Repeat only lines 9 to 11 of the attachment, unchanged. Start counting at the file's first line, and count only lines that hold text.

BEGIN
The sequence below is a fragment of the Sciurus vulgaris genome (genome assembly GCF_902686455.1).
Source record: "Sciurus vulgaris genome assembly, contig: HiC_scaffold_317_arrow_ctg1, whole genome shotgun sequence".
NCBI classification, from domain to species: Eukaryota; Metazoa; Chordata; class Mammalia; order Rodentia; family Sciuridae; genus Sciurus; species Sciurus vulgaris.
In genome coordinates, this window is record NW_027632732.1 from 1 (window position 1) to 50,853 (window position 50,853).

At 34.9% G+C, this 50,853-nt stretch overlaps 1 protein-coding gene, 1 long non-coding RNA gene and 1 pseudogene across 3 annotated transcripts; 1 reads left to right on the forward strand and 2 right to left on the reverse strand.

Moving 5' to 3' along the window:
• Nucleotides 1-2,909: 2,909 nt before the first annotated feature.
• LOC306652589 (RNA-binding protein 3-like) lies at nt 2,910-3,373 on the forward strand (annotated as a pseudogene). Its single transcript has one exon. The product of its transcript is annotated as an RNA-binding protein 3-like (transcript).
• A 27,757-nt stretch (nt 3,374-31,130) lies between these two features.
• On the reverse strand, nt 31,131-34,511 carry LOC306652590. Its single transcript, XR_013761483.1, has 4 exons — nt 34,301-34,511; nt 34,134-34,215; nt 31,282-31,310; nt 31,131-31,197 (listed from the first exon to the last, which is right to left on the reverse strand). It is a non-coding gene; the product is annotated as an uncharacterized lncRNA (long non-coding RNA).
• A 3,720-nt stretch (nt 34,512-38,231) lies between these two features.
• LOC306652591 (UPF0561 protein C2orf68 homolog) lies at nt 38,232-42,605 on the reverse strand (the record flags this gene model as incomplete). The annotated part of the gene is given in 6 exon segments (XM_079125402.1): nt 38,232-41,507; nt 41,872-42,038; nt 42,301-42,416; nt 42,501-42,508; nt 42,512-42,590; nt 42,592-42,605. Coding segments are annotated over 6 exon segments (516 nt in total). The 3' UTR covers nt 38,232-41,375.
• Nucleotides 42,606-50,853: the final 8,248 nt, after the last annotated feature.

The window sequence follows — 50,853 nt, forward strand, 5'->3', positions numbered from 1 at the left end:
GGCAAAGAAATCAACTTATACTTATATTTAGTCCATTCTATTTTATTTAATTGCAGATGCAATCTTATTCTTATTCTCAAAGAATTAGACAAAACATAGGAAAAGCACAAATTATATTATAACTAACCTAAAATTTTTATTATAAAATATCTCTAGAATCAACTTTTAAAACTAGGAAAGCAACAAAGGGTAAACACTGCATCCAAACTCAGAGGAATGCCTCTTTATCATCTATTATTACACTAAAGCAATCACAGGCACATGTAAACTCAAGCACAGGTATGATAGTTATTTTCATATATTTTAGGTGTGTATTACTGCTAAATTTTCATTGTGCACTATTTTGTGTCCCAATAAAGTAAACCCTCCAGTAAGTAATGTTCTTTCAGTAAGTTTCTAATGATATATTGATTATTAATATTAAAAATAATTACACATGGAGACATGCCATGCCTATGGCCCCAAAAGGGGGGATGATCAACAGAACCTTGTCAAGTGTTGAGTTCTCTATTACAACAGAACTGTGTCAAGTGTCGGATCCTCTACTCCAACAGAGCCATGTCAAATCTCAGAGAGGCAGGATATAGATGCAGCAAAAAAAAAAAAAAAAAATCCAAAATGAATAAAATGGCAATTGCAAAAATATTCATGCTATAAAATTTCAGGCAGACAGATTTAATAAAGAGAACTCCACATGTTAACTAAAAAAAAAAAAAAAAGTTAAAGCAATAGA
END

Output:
• A 27,757-nt stretch (nt 3,374-31,130) lies between these two features.
• On the reverse strand, nt 31,131-34,511 carry LOC306652590. Its single transcript, XR_013761483.1, has 4 exons — nt 34,301-34,511; nt 34,134-34,215; nt 31,282-31,310; nt 31,131-31,197 (listed from the first exon to the last, which is right to left on the reverse strand). It is a non-coding gene; the product is annotated as an uncharacterized lncRNA (long non-coding RNA).
• A 3,720-nt stretch (nt 34,512-38,231) lies between these two features.